Here are 2 videos i have on the switching behavior of the relays :
http://www.flickr.com/photos/46348930@N03/?saved=1

The dc motor still spins in 1 direction and either momentarily tries to spin the other direction or stalls for a few seconds before continuing to spin in the same direction.

The video shows that the relay coils have a tendency to be energised , closing the circuit very quickly.

Thank you for reading.

Sincerely
Ramone
 
  • #17
I couldn't see much in the video.

Your earlier comment (now deleted)
I noted that when i connect one end of the coil contact to +12v, the relay will rattle , switching on and off quickly multiple times due to poor contact, unless I make the connection firmly.

gives me the impression that these relays are taking a LOT of current to make them work. Maybe the transistor is not able to pull the relay in fully?

Could you find a single DPDT relay that doesn't need much coil current?
 
  • #18
dear vk6kro and skeptic2, o:)

good news! the circuit is working!

The motor now runs bi-directionally.

Thanks for your circuit, it works! I just changed the voltage supply for the 555 to a 5v and the motor and relays are powered by 12v.

Your advice are excellent!

Thanks.

best regards
Ramone:!)
 

1. What is a bi-directional DC motor?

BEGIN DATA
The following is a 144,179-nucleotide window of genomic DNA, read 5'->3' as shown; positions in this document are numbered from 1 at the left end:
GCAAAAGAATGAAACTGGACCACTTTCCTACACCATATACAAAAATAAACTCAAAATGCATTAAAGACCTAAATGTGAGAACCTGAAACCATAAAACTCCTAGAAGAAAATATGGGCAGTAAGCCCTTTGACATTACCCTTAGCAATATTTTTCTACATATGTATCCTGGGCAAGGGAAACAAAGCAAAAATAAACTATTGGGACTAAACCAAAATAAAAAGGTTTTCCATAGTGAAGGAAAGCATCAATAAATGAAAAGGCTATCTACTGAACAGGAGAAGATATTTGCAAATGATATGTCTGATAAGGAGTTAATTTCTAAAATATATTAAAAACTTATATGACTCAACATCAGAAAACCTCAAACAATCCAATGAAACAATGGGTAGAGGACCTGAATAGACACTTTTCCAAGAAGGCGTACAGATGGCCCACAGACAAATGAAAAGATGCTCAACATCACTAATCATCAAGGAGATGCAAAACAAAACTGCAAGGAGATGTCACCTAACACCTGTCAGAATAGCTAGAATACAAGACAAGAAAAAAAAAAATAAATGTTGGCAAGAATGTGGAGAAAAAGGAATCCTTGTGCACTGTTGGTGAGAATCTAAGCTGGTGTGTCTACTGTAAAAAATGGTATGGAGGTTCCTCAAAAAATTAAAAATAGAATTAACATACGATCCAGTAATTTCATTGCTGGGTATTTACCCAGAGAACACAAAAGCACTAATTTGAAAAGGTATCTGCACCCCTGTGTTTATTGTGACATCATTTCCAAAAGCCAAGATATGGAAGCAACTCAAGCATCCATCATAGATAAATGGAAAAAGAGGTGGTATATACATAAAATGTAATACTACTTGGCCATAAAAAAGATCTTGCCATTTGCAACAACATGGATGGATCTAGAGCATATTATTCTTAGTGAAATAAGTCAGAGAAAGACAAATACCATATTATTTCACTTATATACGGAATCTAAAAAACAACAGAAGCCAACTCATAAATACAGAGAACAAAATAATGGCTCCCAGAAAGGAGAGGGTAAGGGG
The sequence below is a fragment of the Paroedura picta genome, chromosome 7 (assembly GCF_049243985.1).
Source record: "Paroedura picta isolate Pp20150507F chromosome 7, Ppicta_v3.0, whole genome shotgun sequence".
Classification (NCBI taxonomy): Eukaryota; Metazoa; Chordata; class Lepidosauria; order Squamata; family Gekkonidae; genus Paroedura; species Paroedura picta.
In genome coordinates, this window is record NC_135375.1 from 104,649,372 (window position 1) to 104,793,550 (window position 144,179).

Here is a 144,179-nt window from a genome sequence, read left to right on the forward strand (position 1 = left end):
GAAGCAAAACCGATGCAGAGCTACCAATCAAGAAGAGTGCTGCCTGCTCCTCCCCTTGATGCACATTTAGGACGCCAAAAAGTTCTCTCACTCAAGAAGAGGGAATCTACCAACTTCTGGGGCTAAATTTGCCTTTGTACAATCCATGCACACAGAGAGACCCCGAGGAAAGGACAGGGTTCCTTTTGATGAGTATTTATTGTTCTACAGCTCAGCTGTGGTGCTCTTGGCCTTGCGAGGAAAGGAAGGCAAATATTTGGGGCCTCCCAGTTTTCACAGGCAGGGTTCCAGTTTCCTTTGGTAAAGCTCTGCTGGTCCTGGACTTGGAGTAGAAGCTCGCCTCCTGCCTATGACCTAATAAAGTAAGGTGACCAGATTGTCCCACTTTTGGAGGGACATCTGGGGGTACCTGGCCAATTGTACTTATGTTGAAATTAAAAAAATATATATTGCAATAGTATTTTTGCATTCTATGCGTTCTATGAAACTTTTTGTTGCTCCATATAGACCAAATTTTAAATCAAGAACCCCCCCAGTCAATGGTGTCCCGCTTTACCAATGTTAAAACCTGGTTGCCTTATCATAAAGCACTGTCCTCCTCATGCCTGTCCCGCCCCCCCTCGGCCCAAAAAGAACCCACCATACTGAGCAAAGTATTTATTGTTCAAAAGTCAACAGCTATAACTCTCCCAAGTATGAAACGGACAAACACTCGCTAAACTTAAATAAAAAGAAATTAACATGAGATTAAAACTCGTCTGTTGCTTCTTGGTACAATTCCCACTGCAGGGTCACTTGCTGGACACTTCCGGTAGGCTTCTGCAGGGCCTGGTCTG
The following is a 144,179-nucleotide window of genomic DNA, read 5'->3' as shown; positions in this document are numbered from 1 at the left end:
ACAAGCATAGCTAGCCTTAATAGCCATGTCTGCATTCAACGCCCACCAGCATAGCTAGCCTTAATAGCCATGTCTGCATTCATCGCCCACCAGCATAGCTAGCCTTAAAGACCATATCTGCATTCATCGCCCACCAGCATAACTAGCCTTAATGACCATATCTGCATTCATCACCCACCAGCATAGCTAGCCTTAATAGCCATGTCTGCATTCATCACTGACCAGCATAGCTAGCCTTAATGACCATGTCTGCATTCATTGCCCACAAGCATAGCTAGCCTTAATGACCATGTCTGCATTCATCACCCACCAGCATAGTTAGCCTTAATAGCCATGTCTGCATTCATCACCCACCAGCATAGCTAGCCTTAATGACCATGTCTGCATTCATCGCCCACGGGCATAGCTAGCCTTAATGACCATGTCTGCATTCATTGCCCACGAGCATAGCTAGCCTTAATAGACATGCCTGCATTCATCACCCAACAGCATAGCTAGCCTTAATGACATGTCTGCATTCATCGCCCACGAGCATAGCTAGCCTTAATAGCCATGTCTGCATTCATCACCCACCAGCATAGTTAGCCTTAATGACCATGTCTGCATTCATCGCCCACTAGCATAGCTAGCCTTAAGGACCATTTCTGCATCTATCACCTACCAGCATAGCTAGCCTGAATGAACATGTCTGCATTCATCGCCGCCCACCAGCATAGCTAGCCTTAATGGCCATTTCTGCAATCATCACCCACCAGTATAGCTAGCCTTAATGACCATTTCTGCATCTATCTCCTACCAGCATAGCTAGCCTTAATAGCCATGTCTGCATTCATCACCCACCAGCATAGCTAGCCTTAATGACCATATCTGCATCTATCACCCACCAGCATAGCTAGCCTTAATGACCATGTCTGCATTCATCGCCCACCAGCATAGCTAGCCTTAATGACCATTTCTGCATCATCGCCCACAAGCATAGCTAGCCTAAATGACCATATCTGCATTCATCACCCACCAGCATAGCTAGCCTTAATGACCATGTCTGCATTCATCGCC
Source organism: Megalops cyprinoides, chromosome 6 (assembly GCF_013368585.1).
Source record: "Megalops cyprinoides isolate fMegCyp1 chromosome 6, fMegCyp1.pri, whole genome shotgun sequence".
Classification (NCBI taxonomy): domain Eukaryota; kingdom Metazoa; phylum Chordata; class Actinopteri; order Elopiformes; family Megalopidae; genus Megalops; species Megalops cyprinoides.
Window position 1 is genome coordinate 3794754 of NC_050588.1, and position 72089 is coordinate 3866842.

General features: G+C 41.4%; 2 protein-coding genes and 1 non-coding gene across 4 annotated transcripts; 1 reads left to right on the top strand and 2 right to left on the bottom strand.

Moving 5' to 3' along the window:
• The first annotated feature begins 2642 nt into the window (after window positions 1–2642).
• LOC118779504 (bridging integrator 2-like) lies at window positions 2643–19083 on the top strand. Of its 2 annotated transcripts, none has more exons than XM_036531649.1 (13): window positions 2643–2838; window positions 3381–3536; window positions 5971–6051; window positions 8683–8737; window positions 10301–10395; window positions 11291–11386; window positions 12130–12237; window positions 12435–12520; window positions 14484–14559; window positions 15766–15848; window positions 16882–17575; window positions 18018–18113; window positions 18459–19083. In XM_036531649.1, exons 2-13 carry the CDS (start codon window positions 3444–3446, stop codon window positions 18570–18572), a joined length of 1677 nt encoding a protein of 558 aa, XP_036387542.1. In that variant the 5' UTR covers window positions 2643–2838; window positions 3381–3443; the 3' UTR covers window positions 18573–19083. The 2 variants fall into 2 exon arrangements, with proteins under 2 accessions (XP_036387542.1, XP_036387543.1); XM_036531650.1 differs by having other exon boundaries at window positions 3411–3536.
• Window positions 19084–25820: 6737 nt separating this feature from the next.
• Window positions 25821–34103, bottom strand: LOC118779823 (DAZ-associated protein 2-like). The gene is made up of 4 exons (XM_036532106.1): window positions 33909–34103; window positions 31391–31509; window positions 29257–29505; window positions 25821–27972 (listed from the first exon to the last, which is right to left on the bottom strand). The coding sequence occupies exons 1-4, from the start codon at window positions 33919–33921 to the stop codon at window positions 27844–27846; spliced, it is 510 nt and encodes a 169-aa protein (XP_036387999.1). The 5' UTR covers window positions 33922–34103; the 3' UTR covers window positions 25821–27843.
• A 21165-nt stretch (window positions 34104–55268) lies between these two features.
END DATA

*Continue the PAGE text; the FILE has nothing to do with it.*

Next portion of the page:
A bi-directional DC motor is a type of electric motor that can rotate in both clockwise and counterclockwise directions. It is commonly used in various applications such as robotics, automation, and electric vehicles.

2. How does a bi-directional DC motor work?

A bi-directional DC motor works by using an electromagnet to create a magnetic field that interacts with the permanent magnets in the motor. By reversing the direction of the electric current, the polarity of the magnetic field is also reversed, causing the motor to rotate in the opposite direction.

3. What is back EMF in a bi-directional DC motor?

Back EMF, or electromotive force, is a voltage that is generated in the opposite direction of the current flow in a motor. In a bi-directional DC motor, back EMF is produced when the motor is rotating, and the changing magnetic field induces a voltage in the opposite direction of the applied voltage. This back EMF can affect the motor's speed and control.

4. How is back EMF used in a bi-directional DC motor?

Back EMF is used in bi-directional DC motors to regulate the motor's speed and direction. By using sensors to measure the back EMF, the motor controller can adjust the voltage and current to maintain a constant speed and direction of rotation. This allows for precise control and efficient operation of the motor.

5. What are the advantages of using a bi-directional DC motor with back EMF?

There are several advantages to using a bi-directional DC motor with back EMF, including efficient and precise control, low power consumption, and the ability to reverse the direction of rotation. These motors are also compact, lightweight, and have a long lifespan, making them ideal for a wide range of applications.